In 10.4, we have a completely new debugger for C++Builder for Windows 64-bit, with greatly improved inspection of the contents of STL and other types, as well as stability.
Before digging into the details, here is what we’re shipping in 10.4: a new debugger for C++ Win64 based on modern LLDB and with support for evaluating complex STL and other types. This support for complex types is also fully extensible if you struggle with your own complex data structures. This is a huge improvement for your productivity, both in terms of debugger stability and in terms of the data available to you when debugging.
Depending on the language your application is built with and platform and bitness your app targets, RAD Studio will use one of several different debuggers and file formats for debug information. One platform that has needed particular attention is Win64 for C++, for two reasons: debugger technology, and side-effects of the Clang compiler.
Before 10.4, C++ on Win64 used the DWARF v2 debug format, and a custom debugger.
While we don’t normally focus on problems in blog posts, historically this debugger was not without issues. Some customers may have experienced ‘disconnected session’ errors, which effectively indicates an error or crash in the debugger (sometimes in the application itself, which the debugger was unable to handle.) Sometimes, the IDE appeared to freeze for some time, which was actually the IDE waiting for the debugger to time out.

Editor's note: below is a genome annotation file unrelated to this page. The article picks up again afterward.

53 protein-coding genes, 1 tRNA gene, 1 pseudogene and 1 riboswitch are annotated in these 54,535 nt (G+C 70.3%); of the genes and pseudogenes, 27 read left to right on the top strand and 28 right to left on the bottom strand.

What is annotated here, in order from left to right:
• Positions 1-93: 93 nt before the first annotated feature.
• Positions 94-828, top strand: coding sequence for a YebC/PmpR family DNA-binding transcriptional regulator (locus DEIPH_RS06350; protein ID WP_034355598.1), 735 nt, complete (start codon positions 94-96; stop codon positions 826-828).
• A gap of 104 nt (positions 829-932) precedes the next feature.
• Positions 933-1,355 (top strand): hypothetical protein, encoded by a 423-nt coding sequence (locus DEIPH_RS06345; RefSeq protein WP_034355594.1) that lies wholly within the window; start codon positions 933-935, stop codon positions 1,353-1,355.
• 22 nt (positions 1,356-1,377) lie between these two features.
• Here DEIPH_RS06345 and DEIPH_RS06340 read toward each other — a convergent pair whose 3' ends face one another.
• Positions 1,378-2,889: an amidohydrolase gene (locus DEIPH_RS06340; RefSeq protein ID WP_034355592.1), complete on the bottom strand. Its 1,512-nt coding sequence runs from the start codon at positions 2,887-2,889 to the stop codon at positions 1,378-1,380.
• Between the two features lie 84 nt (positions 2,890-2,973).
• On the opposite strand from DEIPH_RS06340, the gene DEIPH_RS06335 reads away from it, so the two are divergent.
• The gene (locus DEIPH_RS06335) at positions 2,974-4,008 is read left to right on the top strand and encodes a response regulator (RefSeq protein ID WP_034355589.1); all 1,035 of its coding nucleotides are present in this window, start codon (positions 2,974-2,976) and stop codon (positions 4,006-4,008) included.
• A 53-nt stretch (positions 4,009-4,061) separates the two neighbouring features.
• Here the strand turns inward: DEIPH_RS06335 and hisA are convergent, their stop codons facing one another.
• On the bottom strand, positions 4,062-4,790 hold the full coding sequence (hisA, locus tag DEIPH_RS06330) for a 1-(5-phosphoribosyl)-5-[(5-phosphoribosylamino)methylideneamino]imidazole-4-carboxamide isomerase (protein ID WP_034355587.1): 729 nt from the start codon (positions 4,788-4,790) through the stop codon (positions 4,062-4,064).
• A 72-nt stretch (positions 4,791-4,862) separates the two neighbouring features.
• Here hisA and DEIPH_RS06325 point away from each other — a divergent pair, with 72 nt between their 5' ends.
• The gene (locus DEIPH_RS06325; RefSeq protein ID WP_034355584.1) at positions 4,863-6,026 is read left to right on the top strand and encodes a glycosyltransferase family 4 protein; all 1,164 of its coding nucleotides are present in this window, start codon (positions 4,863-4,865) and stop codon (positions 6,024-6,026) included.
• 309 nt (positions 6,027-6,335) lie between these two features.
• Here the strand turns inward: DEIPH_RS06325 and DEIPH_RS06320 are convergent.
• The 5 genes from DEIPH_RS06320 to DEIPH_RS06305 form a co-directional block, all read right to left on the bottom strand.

In addition, mostly due to optimisations even in debug mode, it’s been difficult to inspect the contents of structures like STL types. Calling methods, like c_str() to evaluate a string, might not evaluate if the method was not linked in, and therefore not available to the debugger. For more other types, like std::vector or std::map, sometimes the accessor methods were inlined, or if not used not linked in, and in both cases not available as a callable method to the debugger either.
This made it difficult to see the container elements in tooltips, Local Variables, Evaluate/Modify, Watches, and so forth. The end result was that data was not always easy to evaluate or visualise.
These problems were not unique to C++Builder: other IDEs have struggled with it as well. It's been a common C++ problem.
In 10.4, we are addressing both of these issues by introducing a new debugger for C++. The debugger is based on a modern version of LLDB, uses a recent debug format, is stable, and handles complex types specifically including common STL types, and is fully extensible.
First up, the technical info. In 10.4, C++Builder uses a customised version of LLDB v9 for Windows 64-bit debugging. To my knowledge, we are the first vendor supporting LLDB for Windows - while common and the de-facto standard on other platforms, it has not been on Windows yet. (We were also the first to ship and support Clang for Windows, with Clang 3.1 with C++Builder XE3 in 2012.)